Today, most people become infected with the Hepatitis C virus by sharing needles or other equipment to inject drugs.

Hepatitis C was also commonly spread through blood transfusions and organ transplants prior to the early 1990’s. At that time, widespread screening of the blood supply began in the United States, which has helped ensure a safe blood supply.

STDs

Risks for  Genital Herpes

Genital herpes is a common STD, and most people with genital herpes infection do not know they have it.

You can get genital herpes from an infected partner, even if your partner has no herpes symptoms. There is no cure for herpes, but medication is available to reduce symptoms and make it less likely that you will spread herpes to a sex partner.

Risks for Genital Human Papillomavirus (HPV)

HPV is so common that most sexually active people get it at some point in their lives. Anyone who is sexually active can get HPV, even if you have had sex with only one person.

In most cases, HPV goes away on its own and does not cause any health problems. But when HPV does not go away, it can cause health problems like genital warts and cancer.

HPV is passed on through genital contact (such as vaginal and anal sex). You can pass HPV to others without knowing it.

Risks for Chlamydia

Most people who have chlamydia don’t know it since the disease often has no symptoms. Chlamydia is the most commonly reported STD in the United States.

Sexually active females 25 years old and younger need testing every year. Although it is easy to cure, chlamydia can make it difficult for a woman to get pregnant if left untreated.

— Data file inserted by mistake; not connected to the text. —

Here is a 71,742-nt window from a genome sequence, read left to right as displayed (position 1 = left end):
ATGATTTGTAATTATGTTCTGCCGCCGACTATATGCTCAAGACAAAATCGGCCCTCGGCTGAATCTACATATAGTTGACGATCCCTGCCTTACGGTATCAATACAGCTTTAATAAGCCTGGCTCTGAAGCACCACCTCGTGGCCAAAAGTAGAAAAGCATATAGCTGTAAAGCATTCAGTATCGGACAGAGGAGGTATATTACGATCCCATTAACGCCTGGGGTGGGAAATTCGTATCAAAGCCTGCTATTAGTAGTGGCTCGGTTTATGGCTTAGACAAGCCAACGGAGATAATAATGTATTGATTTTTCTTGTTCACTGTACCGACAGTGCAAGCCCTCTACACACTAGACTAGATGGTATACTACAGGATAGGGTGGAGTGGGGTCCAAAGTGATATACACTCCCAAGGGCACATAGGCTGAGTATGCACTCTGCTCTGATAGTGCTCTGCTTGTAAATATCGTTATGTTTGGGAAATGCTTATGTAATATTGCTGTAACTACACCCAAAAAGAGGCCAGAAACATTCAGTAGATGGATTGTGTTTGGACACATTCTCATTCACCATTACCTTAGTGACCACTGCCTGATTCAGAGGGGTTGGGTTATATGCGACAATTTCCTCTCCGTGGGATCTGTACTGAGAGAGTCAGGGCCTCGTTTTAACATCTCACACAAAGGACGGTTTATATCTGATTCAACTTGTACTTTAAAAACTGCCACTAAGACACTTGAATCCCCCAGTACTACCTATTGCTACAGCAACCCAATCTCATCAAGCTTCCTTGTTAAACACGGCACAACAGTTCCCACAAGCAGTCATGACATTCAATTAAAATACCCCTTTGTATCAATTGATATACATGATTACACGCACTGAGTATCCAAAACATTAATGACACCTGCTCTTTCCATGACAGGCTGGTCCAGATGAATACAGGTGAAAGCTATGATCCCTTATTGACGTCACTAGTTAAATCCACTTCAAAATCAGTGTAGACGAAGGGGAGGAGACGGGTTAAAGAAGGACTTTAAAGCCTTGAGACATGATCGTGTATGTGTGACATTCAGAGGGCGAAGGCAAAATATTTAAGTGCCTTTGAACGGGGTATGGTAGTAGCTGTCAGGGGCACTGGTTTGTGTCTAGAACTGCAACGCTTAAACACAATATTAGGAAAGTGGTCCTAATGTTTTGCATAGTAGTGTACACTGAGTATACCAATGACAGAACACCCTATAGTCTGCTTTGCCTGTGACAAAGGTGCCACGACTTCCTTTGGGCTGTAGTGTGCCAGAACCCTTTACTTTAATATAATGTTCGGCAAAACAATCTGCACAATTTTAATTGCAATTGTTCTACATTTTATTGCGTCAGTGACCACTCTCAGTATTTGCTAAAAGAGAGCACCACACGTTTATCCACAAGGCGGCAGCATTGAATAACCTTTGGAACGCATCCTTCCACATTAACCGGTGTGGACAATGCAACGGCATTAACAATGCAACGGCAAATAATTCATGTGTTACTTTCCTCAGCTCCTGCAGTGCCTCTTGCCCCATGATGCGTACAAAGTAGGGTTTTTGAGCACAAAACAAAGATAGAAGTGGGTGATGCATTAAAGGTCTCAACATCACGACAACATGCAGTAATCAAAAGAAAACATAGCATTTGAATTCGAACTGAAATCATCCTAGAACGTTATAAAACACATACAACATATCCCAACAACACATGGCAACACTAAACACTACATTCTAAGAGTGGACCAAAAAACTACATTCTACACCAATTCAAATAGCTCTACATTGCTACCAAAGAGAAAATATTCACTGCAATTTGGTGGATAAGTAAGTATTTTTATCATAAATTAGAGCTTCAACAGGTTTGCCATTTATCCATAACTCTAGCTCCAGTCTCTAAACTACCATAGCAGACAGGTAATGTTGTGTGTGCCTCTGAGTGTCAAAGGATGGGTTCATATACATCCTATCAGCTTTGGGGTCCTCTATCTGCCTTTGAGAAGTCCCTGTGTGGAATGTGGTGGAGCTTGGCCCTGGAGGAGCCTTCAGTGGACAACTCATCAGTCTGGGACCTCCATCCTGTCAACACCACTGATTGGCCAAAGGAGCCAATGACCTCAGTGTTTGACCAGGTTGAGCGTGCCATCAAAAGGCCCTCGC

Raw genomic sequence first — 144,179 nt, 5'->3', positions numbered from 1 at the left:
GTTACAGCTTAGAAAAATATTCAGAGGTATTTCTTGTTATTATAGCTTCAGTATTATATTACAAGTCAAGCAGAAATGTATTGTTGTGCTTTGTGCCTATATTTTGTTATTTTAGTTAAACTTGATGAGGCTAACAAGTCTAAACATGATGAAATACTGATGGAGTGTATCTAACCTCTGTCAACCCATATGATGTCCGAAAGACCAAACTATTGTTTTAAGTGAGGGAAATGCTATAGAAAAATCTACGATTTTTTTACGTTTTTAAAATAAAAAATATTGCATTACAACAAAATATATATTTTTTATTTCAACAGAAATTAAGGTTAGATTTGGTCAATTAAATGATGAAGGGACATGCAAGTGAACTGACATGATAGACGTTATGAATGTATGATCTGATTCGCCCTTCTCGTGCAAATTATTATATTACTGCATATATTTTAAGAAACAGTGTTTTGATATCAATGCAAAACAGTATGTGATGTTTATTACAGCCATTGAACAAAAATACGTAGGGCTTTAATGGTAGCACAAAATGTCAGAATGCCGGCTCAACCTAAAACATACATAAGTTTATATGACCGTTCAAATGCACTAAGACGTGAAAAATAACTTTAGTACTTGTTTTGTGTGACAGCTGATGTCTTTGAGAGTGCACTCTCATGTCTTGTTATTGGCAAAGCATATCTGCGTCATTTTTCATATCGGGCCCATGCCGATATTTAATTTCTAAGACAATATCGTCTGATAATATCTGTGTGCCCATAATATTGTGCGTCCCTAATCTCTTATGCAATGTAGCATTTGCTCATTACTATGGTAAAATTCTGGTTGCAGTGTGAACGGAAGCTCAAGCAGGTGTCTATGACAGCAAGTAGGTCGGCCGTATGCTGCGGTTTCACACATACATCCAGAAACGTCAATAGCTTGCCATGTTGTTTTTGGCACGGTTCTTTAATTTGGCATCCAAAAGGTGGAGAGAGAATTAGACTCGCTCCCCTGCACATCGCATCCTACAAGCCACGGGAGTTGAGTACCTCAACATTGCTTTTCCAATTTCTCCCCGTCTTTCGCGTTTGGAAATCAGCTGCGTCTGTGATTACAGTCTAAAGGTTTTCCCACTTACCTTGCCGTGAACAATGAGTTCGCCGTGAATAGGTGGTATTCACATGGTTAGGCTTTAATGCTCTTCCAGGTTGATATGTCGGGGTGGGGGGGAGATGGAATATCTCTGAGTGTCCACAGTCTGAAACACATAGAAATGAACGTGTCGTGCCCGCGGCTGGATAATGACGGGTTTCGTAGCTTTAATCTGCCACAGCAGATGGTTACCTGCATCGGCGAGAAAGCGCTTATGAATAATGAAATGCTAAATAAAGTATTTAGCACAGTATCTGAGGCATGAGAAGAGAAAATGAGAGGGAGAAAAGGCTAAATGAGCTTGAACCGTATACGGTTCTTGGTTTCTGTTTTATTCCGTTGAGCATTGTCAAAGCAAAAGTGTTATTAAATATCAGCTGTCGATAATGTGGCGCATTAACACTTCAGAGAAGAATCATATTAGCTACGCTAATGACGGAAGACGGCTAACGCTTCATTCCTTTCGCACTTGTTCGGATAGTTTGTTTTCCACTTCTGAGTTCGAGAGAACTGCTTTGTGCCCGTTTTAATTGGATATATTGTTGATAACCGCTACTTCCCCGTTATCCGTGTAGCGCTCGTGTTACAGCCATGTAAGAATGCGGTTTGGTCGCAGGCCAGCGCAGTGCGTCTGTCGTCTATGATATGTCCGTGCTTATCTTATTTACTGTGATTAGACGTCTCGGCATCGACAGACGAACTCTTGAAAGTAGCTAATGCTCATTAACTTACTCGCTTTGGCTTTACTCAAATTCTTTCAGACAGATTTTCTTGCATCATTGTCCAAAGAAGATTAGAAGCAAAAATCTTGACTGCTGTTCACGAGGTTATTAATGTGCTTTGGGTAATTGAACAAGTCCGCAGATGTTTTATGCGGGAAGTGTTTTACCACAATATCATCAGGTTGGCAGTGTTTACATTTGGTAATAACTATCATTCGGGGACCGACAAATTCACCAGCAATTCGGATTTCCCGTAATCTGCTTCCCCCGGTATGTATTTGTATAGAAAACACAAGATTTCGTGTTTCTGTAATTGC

Risks for Gonorrhea

Anyone who is sexually active can get gonorrhea, an STD that can cause infections in the genitals, rectum, and throat. It is a very common infection, especially among young people ages 15-24 years. But it can be easily cured.

You can get gonorrhea by having anal, vaginal, or oral sex with someone who has gonorrhea. A pregnant woman with gonorrhea can give the infection to her baby during childbirth.

Risks for Syphilis

Any sexually active person can get syphilis. It is more common among men who have sex with men. Syphilis is passed through direct contact with a syphilis sore.

Sores occur mainly on the external genitals, anus, or in the rectum. Sores also can occur on the lips and in the mouth. A pregnant women with syphilis can give the infection to her unborn baby.

Risks for Bacterial Vaginosis

BV is common among women of childbearing age. Any woman can get BV, but women are at a higher risk for BV if they have a new sex partner, multiple sex partners, use an intrauterine device (IUD), and/or douche.

Risks for Trichomoniasis

Trichomoniasis is a common STD that affects both women and men, although symptoms are more common in women.

You can get trichomoniasis by having vaginal sex with someone who has it. Women can acquire the disease from men or women, but men usually contract it only from women.

How do I protect myself and my partner(s) from HIV, Viral Hepatitis, and STDs?

HIV Prevention

Your life matters and staying healthy is important. It’s important for you, the people who care about you, and your community.